This is a guest blog by Daniel Wester, Chief Engineer in the Infrastructure & Operations group at Turner Broadcasting. I asked Daniel to share how they have scaled Bamboo as we are exploring similar at Twitter. Daniel will also be sharing the whole story at Atlassian Summit this October.
All opinions stated are mine and does not necessarily reflect those of Turner or any of its affiliates or partners.
At Turner Broadcasting System we build all of our code through the usage of Continuous Integration servers. We automate the deployment of the code to our servers using the artifacts from these builds. This means that our build servers are a crucial part in delivering new functionality (or applying fixes). One of the Continuous Integration servers that we use is Bamboo from Atlassian.
We require our Bamboo installs to be recoverable within minutes, even in the event of a hardware outage. The idea is for us to be able to flip the current primary server to be a standby server and promote a standby server to be the primary server in the event of a failure on the current primary server.
HA Bamboo Setup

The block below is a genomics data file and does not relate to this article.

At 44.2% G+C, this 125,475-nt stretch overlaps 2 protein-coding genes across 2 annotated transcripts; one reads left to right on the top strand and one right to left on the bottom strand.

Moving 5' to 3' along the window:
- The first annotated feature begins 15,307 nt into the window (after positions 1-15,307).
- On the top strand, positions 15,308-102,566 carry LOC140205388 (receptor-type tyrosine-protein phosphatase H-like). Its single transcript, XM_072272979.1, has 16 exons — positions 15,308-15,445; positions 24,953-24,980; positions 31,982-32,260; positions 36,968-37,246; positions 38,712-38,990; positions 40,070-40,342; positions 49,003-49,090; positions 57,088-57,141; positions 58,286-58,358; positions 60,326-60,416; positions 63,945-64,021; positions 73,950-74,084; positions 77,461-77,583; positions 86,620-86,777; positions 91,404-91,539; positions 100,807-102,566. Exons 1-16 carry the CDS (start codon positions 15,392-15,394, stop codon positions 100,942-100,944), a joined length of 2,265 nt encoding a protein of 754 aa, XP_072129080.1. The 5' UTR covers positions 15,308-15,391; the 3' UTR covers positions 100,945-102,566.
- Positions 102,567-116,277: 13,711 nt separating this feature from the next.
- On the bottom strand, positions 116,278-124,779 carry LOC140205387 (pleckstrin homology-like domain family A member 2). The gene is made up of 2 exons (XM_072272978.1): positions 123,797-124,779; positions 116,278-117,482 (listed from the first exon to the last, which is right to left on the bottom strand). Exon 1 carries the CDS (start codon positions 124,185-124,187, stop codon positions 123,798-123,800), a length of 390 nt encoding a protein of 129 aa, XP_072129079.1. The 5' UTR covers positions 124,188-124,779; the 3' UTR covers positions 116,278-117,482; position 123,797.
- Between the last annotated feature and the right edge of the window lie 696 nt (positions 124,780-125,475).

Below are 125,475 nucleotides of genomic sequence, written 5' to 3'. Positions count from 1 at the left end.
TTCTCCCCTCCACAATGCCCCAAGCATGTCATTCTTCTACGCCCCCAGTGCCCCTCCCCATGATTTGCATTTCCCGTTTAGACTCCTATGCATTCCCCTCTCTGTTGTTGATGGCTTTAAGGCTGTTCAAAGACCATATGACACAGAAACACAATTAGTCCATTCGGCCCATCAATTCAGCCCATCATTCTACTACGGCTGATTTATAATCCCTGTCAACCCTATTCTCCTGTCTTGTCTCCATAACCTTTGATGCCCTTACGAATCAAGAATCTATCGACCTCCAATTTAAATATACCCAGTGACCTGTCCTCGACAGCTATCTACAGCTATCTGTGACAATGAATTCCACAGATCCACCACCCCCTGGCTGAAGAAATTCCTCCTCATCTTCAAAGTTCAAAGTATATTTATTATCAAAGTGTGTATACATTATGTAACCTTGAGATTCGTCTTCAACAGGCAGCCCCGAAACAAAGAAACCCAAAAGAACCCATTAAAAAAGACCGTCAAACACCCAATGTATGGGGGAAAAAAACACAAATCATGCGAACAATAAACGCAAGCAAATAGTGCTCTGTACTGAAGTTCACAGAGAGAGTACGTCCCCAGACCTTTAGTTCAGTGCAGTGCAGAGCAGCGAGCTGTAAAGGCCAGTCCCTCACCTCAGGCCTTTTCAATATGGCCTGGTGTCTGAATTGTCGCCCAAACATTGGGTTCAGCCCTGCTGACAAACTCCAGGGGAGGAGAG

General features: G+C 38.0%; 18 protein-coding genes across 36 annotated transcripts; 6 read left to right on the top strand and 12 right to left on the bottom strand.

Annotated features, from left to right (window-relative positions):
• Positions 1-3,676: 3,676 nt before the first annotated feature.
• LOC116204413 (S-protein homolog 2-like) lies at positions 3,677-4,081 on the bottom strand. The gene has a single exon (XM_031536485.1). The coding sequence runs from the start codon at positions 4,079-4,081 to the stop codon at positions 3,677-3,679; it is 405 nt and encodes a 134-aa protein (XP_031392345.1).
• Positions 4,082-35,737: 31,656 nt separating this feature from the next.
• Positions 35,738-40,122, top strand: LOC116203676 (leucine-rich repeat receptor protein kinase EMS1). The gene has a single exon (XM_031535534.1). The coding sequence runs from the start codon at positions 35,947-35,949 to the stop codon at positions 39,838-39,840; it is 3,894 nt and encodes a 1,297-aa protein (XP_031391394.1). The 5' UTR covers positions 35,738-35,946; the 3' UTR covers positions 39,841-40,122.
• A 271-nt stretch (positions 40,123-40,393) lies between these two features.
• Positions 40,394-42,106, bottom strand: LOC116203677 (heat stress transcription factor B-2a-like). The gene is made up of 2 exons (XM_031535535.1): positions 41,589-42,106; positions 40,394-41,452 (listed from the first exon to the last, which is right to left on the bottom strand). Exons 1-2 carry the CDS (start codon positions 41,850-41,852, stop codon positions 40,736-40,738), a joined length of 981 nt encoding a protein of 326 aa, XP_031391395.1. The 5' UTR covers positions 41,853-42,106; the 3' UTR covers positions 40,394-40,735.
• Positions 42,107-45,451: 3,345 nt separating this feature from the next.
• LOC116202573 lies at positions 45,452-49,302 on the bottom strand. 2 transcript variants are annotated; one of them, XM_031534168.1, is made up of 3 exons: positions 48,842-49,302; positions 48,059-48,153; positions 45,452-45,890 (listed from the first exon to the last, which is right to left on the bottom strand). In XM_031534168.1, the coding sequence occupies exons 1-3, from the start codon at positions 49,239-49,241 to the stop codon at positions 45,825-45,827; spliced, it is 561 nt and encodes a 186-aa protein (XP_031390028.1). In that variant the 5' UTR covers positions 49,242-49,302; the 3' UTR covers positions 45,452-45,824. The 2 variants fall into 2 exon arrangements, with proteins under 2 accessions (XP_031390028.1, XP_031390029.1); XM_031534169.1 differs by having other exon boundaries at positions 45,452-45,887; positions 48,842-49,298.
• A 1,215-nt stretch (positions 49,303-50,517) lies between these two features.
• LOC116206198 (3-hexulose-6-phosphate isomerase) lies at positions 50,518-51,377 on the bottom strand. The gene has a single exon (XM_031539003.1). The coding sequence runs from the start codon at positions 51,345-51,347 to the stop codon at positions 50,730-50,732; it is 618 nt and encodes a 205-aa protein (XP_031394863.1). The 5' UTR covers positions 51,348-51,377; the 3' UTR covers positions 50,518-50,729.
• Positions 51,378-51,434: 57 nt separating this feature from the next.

First off, we’ll take a look at approaches to architecting Bamboo.
A normal Bamboo instance with a remote agent looks something like:
Our Bamboo HA setup at Turner looks like.
nginx handles requests
Starting at the front-end, we have nginx web server in front of the Bamboo web application. This allows us to cache the pages for anonymous users in the event Bamboo does go down.
Before we get to nginx though, we have a Virtual IP Address for Bamboo. We point the public DNS entry to this VIP to allow us to move the Bamboo web application to any server without having change the DNS entry. You can accomplish nearly the same thing using a CNAME, just make sure the TTL is low.
Bamboo on standby
For the major instances of Bamboo we have standby servers. These are servers that have all of the required components and configuration in order to run Bamboo at a moments notice.